posted by DarlingBri at 12:54 PM on February 11, 2016 [26 favorites]

The best you can do is get them all thinking about long-term solutions. Initiate a conversation with all three of them that starts like this...

"You know Mom and Dad will not always be around to help Sis. I will be unable to help. What steps do you think you should take now to make that whole transition easier on everyone?"

If the conversation is not shut down immediately, you just keep repeating "I won't be able to help. "That won't be possible." "You need a solution that does not include me being a caretaker."

(The financials are none of our business, but you probably should prepare yourself for the possibility that your sister will receive a larger share of your parents' estate "because she needs it more.")
posted by raisingsand at 1:06 PM on February 11, 2016 [2 favorites]

Somehow you escaped the co-dependent mess that everyone else in your family is stuck in. Good job! That said, it may be that you have your own anxieties and you are making them about this issue.

This situation is something that will affect me and my family in the future (heck, it affects my family NOW)

Doesn't have to. Its very hard to say "no" to someone who claims to need things but this is what good boundaries are all about. I agree with most people that everyone's adulting the way they seem to want to here, and you've made your concerns known. It definitely stings when people reply to sensible advice with nasty name calling (I have parents not unlike your parents, and a sister that is more functional but still in a web with my mother that I think isn't super healthy for either of them, I get called names and it's shitty.).

I think the best thing you can do right now, is help your parents deal with some of their estate planning type situations (will, health care proxy, etc) so that you can have a decent conversation with them about how you are not going to pick up where they leave off with your sister.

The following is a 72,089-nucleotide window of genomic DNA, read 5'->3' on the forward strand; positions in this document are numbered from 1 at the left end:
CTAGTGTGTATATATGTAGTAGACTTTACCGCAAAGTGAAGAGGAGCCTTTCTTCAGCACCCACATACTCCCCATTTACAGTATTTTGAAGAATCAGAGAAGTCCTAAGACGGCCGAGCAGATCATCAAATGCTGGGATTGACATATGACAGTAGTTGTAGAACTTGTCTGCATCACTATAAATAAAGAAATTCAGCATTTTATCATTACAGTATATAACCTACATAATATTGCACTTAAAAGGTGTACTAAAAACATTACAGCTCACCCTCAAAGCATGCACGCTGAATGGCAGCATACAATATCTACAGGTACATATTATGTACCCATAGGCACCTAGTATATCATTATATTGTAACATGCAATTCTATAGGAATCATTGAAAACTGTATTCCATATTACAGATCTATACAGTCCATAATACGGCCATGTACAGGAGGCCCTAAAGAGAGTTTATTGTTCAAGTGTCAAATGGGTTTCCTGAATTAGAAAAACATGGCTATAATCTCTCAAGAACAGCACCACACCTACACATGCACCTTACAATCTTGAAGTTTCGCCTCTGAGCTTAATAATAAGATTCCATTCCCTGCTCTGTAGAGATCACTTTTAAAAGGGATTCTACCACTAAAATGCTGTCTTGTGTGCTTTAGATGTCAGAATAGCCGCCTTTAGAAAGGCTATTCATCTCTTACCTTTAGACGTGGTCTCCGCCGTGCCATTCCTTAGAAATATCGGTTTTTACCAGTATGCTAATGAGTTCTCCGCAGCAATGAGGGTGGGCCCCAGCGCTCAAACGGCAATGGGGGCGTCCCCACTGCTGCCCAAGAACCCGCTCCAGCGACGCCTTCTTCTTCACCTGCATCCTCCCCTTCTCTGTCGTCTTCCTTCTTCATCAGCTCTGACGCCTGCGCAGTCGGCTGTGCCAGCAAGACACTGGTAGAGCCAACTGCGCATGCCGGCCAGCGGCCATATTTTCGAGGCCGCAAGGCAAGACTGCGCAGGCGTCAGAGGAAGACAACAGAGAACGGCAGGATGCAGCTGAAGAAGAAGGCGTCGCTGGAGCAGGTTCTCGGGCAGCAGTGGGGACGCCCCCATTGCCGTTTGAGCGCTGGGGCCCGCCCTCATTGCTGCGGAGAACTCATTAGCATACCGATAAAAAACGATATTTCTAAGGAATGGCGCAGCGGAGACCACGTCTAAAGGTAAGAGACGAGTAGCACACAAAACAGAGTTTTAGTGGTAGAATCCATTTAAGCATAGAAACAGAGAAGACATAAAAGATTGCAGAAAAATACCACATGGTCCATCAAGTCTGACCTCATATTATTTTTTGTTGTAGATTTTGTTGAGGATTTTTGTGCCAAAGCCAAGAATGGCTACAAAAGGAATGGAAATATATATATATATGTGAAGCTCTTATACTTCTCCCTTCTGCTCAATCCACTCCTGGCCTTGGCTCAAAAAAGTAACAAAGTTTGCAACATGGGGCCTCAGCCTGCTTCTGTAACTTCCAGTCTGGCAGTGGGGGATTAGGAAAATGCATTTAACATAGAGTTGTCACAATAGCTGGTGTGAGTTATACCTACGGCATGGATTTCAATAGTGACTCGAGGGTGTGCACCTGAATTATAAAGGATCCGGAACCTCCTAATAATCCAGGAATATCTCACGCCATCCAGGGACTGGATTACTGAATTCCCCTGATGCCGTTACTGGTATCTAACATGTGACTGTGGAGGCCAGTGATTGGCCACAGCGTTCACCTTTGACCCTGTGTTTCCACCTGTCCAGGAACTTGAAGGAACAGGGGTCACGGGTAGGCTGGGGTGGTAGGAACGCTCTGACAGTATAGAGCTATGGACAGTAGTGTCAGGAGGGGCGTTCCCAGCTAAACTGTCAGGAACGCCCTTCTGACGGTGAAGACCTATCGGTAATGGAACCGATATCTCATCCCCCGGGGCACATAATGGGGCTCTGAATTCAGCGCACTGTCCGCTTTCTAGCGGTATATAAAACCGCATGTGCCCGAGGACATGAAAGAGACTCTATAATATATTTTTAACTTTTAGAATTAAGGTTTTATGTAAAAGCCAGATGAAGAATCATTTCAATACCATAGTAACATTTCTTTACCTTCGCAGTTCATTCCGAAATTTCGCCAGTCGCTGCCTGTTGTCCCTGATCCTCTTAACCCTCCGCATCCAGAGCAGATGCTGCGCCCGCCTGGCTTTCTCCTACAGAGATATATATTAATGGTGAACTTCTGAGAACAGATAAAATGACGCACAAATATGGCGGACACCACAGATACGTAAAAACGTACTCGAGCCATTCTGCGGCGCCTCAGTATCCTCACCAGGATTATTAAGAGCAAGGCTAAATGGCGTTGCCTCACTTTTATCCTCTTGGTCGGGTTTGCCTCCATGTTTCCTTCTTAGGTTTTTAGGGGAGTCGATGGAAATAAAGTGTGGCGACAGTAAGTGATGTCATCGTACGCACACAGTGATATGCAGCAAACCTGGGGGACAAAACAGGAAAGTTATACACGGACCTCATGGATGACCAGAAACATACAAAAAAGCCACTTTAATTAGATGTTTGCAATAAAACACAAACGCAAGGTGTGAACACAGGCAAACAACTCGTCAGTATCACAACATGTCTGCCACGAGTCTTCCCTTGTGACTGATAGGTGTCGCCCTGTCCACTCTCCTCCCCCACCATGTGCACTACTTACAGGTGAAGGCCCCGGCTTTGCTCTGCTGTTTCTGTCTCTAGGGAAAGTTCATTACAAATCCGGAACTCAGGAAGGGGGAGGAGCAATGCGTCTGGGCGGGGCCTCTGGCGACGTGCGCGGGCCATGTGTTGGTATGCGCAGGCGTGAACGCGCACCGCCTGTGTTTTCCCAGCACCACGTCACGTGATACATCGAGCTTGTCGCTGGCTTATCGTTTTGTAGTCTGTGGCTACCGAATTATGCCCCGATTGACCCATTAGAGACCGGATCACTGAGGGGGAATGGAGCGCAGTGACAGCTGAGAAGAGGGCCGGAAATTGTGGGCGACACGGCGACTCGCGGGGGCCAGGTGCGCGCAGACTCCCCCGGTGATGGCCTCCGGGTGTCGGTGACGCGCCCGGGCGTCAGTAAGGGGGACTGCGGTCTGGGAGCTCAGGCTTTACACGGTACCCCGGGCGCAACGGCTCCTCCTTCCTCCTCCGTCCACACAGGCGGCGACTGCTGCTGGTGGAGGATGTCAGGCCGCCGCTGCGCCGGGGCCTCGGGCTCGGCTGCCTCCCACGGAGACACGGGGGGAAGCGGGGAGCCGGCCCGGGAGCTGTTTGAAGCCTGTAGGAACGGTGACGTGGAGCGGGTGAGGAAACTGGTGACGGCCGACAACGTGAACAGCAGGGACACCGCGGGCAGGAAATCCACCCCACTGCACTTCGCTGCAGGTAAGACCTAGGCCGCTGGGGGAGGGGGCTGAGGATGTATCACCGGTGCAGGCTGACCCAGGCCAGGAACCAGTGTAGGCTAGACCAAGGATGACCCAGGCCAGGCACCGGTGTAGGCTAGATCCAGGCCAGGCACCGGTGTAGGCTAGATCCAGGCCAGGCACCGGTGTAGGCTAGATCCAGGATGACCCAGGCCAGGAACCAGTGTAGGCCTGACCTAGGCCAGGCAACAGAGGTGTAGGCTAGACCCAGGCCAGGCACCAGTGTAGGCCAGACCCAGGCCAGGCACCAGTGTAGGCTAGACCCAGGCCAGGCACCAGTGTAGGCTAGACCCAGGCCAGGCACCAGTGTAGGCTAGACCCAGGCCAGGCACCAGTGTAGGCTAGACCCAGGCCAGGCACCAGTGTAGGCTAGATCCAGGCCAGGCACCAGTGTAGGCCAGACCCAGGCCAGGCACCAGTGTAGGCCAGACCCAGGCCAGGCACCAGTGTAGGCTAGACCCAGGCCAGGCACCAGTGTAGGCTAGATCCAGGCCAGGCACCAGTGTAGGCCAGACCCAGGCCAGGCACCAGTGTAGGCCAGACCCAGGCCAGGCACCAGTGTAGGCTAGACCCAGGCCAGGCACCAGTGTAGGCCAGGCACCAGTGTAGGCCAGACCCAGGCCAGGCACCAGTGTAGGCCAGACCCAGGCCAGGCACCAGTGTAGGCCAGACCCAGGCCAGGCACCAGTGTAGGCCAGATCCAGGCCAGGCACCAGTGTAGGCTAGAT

It's also unclear to me if they bitch about this arrangement or if it just bothers you. Like, if I was your dad and dealing with some shitty health stuff, having some jobs to do that needed to be done by ME might be a useful thing. If people are bitching to you about the situation, by all means bring up the "This is a CHOICE you guys" angle to them, but if everyone is more or less content, well... the world needs all sorts of people.
posted by jessamyn at 1:18 PM on February 11, 2016 [2 favorites]

Best thing you can do is distance distance distance yourself. You do NOT owe anything to your parents or sister to take care of her when they no longer can. I would have one final conversation with your parents where you clearly state you will not be picking up where they leave off in regards to your sister and you fully support them leaving all of their assets to her. Suggest (as noted above) they structure their estate in the form of a trust for your sister with someone besides you as the person who manages the trust. Try to have the best relationship yo can with your parents while they are still around but make it based on the ground rules that anything to do with their enabling of your sister will not be part of the relationship.

When you sister next tells you that you need to start a business and give her a job clearly state to her that this will never happen, you will never employ or support her.

Sounds harsh, but you have to protect yourself, your family, your assets and your sanity first, before anything to do with the rest of your family.